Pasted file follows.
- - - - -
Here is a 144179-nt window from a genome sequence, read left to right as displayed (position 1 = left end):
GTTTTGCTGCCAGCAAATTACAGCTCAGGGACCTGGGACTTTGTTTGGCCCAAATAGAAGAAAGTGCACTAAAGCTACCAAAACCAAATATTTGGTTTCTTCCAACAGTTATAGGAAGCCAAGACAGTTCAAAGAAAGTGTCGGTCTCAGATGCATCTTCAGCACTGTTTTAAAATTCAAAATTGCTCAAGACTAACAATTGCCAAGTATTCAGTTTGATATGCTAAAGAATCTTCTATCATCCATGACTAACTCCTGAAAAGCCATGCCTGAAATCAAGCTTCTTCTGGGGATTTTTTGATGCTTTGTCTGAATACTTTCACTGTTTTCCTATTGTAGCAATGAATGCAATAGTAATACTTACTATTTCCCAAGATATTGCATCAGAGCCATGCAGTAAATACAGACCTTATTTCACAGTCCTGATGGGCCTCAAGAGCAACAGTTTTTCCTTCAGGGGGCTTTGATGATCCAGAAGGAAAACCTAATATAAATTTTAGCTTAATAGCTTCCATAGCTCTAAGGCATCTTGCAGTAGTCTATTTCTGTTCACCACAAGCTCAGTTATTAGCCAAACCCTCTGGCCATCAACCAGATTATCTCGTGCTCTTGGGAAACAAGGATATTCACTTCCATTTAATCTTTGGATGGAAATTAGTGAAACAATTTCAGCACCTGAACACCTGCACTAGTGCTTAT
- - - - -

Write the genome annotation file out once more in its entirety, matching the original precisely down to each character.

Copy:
Here is a 144179-nt window from a genome sequence, read left to right as displayed (position 1 = left end):
GTTTTGCTGCCAGCAAATTACAGCTCAGGGACCTGGGACTTTGTTTGGCCCAAATAGAAGAAAGTGCACTAAAGCTACCAAAACCAAATATTTGGTTTCTTCCAACAGTTATAGGAAGCCAAGACAGTTCAAAGAAAGTGTCGGTCTCAGATGCATCTTCAGCACTGTTTTAAAATTCAAAATTGCTCAAGACTAACAATTGCCAAGTATTCAGTTTGATATGCTAAAGAATCTTCTATCATCCATGACTAACTCCTGAAAAGCCATGCCTGAAATCAAGCTTCTTCTGGGGATTTTTTGATGCTTTGTCTGAATACTTTCACTGTTTTCCTATTGTAGCAATGAATGCAATAGTAATACTTACTATTTCCCAAGATATTGCATCAGAGCCATGCAGTAAATACAGACCTTATTTCACAGTCCTGATGGGCCTCAAGAGCAACAGTTTTTCCTTCAGGGGGCTTTGATGATCCAGAAGGAAAACCTAATATAAATTTTAGCTTAATAGCTTCCATAGCTCTAAGGCATCTTGCAGTAGTCTATTTCTGTTCACCACAAGCTCAGTTATTAGCCAAACCCTCTGGCCATCAACCAGATTATCTCGTGCTCTTGGGAAACAAGGATATTCACTTCCATTTAATCTTTGGATGGAAATTAGTGAAACAATTTCAGCACCTGAACACCTGCACTAGTGCTTAT